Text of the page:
United States District Court, W.D. Missouri, Southern Division
ORDER AFFIRMING THE COMMISSIONER'S
KAYS, CHIEF JUDGE.
action seeks judicial review of the Acting Commissioner of
Social Security's (“the Commissioner”)
decision denying Plaintiff Richard Price's applications
for Social Security disability insurance benefits under Title
II of the Social Security Act (“the Act”), 42
U.S.C. §§ 401-434; Supplemental Security Income
under Title XVI of the Act, 42 U.S.C. §§ 1381-
1383f; and Widower's Insurance Benefits under Title II of
the Act, 42 U.S.C. § 402(f). The Administrative Law Judge
(“ALJ”) found Plaintiff had severe impairments of
bilateral shoulder degenerative joint disease, bilateral knee
degenerative joint disease, left hand pain and loss of
feeling of the left hand middle and forefinger tips, and
diverticulitis, but he retained the residual functional
capacity (“RFC”) to perform work as a production
carefully reviewing the record and the parties'
arguments, the Court finds the ALJ's opinion is supported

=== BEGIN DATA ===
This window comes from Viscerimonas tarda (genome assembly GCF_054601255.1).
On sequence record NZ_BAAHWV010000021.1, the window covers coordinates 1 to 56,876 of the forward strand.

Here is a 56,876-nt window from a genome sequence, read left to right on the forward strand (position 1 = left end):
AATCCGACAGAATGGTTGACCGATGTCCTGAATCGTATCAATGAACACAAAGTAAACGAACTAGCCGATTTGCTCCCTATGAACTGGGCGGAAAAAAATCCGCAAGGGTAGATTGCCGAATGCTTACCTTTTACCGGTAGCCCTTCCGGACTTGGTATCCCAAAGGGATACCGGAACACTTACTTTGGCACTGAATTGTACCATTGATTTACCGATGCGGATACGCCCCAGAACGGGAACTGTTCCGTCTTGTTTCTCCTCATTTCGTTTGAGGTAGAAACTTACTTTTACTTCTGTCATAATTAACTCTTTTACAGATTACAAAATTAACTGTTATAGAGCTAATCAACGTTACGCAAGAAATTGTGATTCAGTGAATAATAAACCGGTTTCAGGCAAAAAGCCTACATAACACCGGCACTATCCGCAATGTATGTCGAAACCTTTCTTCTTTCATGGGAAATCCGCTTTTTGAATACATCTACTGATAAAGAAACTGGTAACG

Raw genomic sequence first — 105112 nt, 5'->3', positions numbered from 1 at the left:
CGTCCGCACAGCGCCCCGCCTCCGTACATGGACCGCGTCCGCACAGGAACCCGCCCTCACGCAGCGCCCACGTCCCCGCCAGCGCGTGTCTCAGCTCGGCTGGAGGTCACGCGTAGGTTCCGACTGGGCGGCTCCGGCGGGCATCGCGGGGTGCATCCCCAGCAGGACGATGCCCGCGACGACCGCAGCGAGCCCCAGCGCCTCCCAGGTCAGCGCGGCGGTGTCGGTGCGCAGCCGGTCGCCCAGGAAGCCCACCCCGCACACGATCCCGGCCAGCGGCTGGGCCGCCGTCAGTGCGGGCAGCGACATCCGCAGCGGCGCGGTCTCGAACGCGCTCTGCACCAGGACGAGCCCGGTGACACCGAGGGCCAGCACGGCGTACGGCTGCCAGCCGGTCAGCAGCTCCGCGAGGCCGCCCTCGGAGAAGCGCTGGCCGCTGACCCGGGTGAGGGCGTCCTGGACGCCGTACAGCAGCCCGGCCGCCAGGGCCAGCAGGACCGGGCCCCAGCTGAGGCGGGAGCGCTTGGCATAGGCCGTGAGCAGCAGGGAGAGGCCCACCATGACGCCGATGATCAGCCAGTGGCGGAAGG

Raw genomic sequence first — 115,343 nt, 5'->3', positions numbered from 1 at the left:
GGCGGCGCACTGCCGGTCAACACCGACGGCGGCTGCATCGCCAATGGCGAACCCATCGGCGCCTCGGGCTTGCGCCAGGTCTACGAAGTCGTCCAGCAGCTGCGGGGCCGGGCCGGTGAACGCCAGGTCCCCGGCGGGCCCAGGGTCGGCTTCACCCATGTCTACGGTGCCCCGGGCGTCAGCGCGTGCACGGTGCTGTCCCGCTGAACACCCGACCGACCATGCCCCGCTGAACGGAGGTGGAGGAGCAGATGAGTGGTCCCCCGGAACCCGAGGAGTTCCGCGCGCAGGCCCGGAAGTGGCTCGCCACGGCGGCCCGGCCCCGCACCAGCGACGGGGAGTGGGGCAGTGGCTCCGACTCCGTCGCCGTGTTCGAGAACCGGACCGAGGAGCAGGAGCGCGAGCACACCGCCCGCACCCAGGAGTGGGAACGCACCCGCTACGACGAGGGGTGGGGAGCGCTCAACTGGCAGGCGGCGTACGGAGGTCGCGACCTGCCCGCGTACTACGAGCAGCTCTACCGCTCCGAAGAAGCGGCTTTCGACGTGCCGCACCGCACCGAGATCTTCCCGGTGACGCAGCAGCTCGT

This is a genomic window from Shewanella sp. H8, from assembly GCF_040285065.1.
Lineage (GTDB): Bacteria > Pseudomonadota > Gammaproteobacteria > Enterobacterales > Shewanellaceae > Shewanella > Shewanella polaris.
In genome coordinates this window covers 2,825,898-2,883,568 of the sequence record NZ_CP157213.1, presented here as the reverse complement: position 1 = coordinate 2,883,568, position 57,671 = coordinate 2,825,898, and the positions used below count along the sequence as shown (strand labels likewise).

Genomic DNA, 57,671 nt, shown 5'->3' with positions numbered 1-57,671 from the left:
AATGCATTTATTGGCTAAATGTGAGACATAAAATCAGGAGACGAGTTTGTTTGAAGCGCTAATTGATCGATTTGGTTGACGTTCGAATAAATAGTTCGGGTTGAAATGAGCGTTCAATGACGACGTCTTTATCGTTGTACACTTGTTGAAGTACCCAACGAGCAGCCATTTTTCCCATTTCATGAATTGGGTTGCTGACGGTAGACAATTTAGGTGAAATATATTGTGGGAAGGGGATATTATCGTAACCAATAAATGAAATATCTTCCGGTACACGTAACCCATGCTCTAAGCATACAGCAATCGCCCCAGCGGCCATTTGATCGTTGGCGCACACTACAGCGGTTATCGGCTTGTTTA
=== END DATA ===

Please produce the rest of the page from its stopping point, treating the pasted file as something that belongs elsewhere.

by substantial evidence on the record as a whole. The
Commissioner's decision is AFFIRMED.
and Factual Background
complete facts and arguments are presented in the
parties' briefs and are repeated here only to the extent
filed his applications on December 2, 2013, alleging a
disability onset date of October 3, 2012. The Commissioner
denied the applications at the initial claim level, and
Plaintiff appealed the denials to an ALJ. The ALJ held a
hearing, and on September 3, 2015, issued a decision finding
Plaintiff was not disabled. The Appeals Council denied
Plaintiff's request for review on August 24, 2016,
leaving the ALJ's decision as the Commissioner's
final decision. Plaintiff has exhausted all administrative
remedies and judicial review is now appropriate under 42
U.S.C. §§ 405(g) and 1383(c)(3).
federal court's review of the Commissioner's decision
to deny disability benefits is limited to determining whether
the Commissioner's findings are supported by substantial